May 7

At ten minutes after two o’clock on the afternoon of this day in 1915, the Cunard liner Lusitania was torpedoed by a German U-boat. It sank in the Irish Sea with a loss of life of 1,257. Among these were Elbert Hubbard of East Aurora, New York and his wife Alice. Hubbard, the self-styled Fra Elbertus, Sage of East Aurora, was a controversial figure upon the American scene for almost twenty years preceding his death. Fra to some and fraud to others, he had organized in the little upstate village an establishment which he called the Roycroft Shop, after the two 17th century English printers. Here were produced standard authors in special editions and the voluminous writings of Hubbard himself in addition to a widely-circulated magazine called The Philistine. The shop also contained craftsmen who produced furniture and wove fabrics. The idea behind the venture was that the workers would learn a craft at the Roycrofters, earn a wage and live in a community of craftsmen. By 1910 over 400 people were working at the shop.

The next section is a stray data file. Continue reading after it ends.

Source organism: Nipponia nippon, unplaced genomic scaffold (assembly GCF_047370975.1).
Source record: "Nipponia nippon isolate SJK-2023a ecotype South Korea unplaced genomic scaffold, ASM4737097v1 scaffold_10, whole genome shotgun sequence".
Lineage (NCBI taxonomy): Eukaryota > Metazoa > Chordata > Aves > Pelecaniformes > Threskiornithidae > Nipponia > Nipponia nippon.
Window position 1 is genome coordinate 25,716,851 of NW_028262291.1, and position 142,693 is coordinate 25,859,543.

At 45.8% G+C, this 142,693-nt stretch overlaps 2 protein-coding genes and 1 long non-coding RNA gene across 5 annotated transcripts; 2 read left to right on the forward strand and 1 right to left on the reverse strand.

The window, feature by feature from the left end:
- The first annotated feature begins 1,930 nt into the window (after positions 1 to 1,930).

In appearance Hubbard was a rather odd individual, affecting long hair, a flowing windsor tie, and a wide-brimmed black hat, but he took his business very seriously. He was proud of his reputation as a self-made man. During a trip to Europe he visited the famous Kelmscott Press in London and talked to William Morris. From this point his life seemed to take shape, as he returned home to set up an American Kelmscott Press. He began to lecture on the lives of famous people and very quickly became a feature on lecture circuits, earning over ten thousand dollars from that source yearly. His greatest success as a writer was the well-known Message to Garcia which the Roycrofters turned out by the hundred thousand. His books were all rather heavy-handed in appearance and very close in general structure to the Kelmscott printing. They were criticized by the more sophisticated typographers of Hubbard’s time, and even today they are considered to be superficial copies of Morris books. They were, however, widely circulated and were undoubtedly admired by their many purchasers.

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